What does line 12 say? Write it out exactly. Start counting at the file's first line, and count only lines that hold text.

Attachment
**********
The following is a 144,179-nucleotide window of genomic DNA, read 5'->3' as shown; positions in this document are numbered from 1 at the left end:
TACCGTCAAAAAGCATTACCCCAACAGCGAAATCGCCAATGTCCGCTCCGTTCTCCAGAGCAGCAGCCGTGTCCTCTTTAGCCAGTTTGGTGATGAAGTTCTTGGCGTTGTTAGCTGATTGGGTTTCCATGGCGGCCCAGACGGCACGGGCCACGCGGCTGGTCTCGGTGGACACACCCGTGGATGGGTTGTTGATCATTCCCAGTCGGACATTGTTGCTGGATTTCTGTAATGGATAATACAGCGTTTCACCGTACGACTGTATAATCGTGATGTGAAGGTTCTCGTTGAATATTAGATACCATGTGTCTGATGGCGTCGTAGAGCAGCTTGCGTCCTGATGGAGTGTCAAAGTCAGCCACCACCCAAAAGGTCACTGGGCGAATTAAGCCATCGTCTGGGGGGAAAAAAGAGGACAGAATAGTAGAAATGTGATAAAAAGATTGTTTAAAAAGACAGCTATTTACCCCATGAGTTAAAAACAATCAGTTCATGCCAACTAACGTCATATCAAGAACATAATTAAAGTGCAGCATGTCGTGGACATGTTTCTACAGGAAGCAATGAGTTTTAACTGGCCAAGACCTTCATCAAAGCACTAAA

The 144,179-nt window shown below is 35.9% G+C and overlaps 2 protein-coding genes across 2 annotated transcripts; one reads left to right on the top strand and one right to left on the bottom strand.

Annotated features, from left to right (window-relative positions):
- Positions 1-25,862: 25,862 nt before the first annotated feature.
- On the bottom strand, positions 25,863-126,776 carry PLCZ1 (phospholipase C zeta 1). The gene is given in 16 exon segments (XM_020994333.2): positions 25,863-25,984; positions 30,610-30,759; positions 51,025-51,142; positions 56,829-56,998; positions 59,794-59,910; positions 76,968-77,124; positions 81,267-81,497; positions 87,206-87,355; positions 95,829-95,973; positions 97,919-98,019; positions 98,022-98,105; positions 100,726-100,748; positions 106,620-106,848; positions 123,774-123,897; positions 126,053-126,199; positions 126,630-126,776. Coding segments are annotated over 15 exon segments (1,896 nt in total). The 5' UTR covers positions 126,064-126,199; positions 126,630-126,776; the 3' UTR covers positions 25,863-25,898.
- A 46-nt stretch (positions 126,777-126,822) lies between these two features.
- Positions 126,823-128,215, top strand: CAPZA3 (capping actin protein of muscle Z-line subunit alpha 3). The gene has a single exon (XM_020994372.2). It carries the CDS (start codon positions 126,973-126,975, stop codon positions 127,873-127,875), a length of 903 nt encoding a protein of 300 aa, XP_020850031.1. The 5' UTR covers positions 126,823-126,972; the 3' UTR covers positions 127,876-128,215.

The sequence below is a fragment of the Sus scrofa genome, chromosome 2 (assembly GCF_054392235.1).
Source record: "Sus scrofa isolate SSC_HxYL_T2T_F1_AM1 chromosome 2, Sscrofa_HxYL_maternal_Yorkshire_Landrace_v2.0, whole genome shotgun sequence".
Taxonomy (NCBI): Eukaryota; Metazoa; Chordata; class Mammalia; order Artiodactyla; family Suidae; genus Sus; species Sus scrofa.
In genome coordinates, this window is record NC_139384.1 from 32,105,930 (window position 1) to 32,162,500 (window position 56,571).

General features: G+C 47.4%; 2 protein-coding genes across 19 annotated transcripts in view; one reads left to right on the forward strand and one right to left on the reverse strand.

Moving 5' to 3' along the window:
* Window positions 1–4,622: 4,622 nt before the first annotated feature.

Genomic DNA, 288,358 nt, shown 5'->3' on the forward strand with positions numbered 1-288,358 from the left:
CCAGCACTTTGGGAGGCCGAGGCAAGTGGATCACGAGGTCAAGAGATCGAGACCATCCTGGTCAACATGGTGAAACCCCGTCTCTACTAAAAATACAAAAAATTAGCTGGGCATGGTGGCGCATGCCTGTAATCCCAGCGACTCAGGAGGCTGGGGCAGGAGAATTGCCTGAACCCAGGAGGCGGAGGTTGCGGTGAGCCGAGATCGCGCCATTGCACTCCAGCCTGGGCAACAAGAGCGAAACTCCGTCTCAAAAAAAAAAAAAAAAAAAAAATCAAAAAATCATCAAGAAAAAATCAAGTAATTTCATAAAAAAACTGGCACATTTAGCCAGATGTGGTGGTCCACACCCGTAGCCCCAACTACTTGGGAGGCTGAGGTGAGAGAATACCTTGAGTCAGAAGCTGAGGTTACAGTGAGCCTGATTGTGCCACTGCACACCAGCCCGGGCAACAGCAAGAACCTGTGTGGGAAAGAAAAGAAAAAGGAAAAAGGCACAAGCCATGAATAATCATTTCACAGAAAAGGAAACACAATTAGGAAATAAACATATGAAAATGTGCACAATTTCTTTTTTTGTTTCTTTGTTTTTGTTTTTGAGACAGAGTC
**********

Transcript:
In genome coordinates, this window is record NC_139384.1 from 32,105,930 (window position 1) to 32,162,500 (window position 56,571).